Review: The Festival of Britain

In 1947 the British Government decided to inaugurate a series of celebrations and displays to commemorate the centenary of the Great Exhibition of 1851. The various entertainments and exhibitions spread over Great Britain all through the centre months of this year are the result. The centrepiece of this festival is the exhibition now staged on the south bank of the River Thames at Waterloo, London. The guide book to The South Bank Exhibition, issued by H.M. Stationery Office, claims that this exhibition is “neither a museum of British culture nor a trade show of British wares.” It would be more true to say that it is not an ordinary museum and not apparently a trade show. Actually this exhibition is a super museum, systematically arranged in a pleasant setting. Its main attraction is that it presents, in a very interesting form, the story of man’s evolution, both biological and social. Notices informing visitors that they can obtain information about the goods exhibited, belie the statement that it is not a trade show.

 In the centre of the exhibition ground is a building aptly named “The Dome of Discovery.” Here is laid out a massive collection of instruments, tools, charts, pictures, models, products, reconstructions, etc., depicting man’s discoveries, not only in the remote corners of the earth, but under the sea, in the stratosphere, in the bowels of the earth and in the many fields of scientific investigation. Embryology, physics, chemistry, biology, polar exploration, cartography, plastics, water engineering, pest control, genetics—all have their place.

 Many of the displays should be of extreme interest to workers who visit the exhibition. For instance, the section of the “Dome of Discovery” labelled “The Living World.” Here are diagrams and models illustrating the work of early British naturalists such as John Ray, Robert Brown and Gilbert White who made classifications of plants and animals, mostly based on incorrect notions, but which were of immense help to their successors. The work of Charles Darwin and Alfred Wallace is illustrated and Darwin’s evolutionary theories simply and interestingly portrayed. Johann Mendel although not a Briton, is mentioned, together with his work on plant hybridisation from which have developed most of the ideas of the modern geneticists, examples of whose researches are also shown.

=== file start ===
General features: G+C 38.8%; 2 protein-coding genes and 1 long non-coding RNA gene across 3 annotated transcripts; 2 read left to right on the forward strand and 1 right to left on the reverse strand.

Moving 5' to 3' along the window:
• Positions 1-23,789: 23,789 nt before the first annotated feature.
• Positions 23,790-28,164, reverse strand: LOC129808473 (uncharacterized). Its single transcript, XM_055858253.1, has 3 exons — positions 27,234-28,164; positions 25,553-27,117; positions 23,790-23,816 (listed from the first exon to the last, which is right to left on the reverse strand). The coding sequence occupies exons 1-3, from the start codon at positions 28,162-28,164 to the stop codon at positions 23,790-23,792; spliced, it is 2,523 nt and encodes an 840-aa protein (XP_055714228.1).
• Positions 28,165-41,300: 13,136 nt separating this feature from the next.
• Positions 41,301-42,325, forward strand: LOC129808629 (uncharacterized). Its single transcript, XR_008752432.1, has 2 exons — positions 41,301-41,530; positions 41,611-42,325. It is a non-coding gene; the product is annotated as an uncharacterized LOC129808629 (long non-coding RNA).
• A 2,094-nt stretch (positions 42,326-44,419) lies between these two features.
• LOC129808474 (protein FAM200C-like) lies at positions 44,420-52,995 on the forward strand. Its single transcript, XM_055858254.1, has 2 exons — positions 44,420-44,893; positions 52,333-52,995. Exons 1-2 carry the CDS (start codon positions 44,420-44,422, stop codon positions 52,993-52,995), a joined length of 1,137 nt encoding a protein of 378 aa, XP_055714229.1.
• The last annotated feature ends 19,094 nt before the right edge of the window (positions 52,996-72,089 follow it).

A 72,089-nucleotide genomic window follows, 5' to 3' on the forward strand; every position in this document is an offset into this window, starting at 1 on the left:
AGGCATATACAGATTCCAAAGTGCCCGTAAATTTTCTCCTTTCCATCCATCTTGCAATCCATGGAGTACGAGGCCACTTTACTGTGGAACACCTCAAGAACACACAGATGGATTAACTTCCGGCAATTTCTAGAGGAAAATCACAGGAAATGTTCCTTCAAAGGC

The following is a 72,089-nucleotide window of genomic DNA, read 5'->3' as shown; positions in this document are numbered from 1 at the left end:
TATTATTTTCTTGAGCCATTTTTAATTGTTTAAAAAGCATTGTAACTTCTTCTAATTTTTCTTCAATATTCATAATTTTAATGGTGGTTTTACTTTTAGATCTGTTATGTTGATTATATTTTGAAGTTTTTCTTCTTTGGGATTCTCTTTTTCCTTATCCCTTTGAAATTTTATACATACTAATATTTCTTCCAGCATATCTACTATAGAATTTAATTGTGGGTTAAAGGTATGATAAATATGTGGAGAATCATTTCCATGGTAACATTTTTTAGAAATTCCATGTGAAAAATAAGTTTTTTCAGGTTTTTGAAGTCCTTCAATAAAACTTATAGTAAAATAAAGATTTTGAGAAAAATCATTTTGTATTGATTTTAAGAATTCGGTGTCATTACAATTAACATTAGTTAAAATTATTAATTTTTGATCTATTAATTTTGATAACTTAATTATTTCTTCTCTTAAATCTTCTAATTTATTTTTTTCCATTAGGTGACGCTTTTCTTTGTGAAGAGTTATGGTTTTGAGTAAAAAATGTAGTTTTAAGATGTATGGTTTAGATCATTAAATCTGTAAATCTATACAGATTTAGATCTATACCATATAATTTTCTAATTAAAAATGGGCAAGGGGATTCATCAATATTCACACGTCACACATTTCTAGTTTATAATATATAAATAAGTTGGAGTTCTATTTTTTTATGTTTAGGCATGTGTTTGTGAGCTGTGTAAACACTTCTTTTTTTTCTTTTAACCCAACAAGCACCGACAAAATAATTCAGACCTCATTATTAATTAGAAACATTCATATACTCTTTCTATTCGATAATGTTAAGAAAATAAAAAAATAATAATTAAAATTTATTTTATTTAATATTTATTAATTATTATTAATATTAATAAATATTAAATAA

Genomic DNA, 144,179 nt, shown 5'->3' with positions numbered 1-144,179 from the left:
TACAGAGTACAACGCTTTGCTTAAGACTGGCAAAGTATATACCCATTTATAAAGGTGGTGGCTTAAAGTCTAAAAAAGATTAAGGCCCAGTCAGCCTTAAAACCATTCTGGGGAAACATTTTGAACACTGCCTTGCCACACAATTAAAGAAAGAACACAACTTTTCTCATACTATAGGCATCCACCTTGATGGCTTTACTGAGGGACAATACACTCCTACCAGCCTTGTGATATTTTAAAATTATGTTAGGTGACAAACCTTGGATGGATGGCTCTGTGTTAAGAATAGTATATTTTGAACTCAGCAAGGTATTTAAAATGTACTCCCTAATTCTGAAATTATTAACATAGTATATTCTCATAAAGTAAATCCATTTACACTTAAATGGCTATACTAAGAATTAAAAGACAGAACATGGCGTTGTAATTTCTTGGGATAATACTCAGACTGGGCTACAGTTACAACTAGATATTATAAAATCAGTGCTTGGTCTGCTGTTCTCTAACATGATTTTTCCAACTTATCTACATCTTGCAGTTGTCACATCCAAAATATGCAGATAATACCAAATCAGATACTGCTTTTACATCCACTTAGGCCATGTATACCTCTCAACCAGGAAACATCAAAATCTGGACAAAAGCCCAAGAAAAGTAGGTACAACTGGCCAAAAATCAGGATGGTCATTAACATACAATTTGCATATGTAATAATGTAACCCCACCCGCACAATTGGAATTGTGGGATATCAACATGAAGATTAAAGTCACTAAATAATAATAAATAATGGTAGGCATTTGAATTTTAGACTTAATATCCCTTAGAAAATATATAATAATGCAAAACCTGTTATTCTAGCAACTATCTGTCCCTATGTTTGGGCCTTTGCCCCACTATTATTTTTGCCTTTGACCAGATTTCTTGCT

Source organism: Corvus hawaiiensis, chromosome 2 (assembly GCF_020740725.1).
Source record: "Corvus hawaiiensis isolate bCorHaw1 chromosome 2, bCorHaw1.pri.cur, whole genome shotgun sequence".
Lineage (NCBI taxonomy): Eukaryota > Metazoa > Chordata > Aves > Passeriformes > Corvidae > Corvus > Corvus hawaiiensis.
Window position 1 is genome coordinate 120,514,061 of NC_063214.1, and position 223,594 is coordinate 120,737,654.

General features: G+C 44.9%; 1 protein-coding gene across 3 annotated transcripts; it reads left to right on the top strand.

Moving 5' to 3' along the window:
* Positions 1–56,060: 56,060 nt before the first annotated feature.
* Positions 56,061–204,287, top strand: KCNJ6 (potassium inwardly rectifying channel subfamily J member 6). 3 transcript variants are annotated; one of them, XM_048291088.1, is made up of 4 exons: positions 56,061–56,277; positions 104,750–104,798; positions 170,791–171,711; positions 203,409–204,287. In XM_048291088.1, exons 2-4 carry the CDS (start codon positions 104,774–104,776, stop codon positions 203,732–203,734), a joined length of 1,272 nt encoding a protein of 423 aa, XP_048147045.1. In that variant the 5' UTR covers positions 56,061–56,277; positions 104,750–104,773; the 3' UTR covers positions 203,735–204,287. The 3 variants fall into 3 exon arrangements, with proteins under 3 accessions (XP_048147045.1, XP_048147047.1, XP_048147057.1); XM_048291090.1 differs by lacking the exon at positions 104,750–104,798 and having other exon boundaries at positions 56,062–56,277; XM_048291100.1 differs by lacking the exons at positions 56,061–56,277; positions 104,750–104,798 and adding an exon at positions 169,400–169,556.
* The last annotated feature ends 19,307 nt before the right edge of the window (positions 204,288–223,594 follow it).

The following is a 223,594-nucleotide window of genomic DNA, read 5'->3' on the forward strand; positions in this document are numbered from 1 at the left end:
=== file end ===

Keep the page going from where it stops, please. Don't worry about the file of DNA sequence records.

In other buildings under names like, “Power and Production,” “Transport,” “Minerals of the Island” and “Sea and Ships” are exhibitions of modern tools, instruments and machinery. In these, the visitor who can for a moment cease to wonder at all the marvels of man’s ingenuity, may give thought to the social consequences of this mass of modern invention. No longer does the miner need his pick nor the farmer his pitchfork. There are mechanically operated machines for almost every job. Not only a machine for each separate job, but machines that do a whole series of jobs converting raw materials to finished products. One is struck by the fact that the workers in attendance on these machines do little, if anything at all, in the productive process that is afoot. Their time and effort is devoted to caring for the machine, removing dust and waste, and tidying up around and about. There are machines for testing the accuracy of other machines and the qualities of the goods produced by them. There are machines to switch-on, drive and switch-off and the whole process of production tends to become automatic. One can realise that with the further development of the study of electronics and its application to industry, there will be less and less for the worker to do.

 The architecture of some of the exhibition buildings conforms to the modern factory style. No longer the grim and solid brick built factory made to house many workers working in rows at their respective taste, now a light utilitarian structure designed as a shell to protect the delicate and costly machine from the elements.

 If only all the wonders displayed at this exhibition could be put into operation for the service of mankind and not for the purpose of profit making for the owners of industry, what delightful changes could be made in the world. Not only could all people have more of the wealth that they produce but the hours spent in its production could be so much shortened. Not only could the tasks be so much easier but the conditions under which they are performed could be made enjoyable. There need be no “dirty work,” much less industrial disease, and so much more time for leisure to enjoy the arts, amusements and entertainments that are displayed throughout the length and breadth of Britain during this festival period.

 The thoughtful worker will wonder why, when there is such machinery to use, that men in huge areas of the world still use primitive tools and transport; why, when wealth can be produced so plentifully, that so many people are in need of the absolute necessities of life; why, when there is so much labour-saving machinery, that multitudes of people are overworked.

 A lot of these machines are not the result of recent inventions but are refinements and improvements of inventions of generations post. It cannot be that the principles applied in these machines are of such recent discovery that there has been no time to produce sufficient numbers of them to solve many of the social problems that exist today. In 1939 H.M. Stationery Office published a book by H. T. Pledge, B.A., entitled “Science Since 1500.” This book, with minor corrections was reprinted in 1947, and it shows that many of the inventions that are thought to be of recent origin are really derived from the researches of men over a hundred years ago.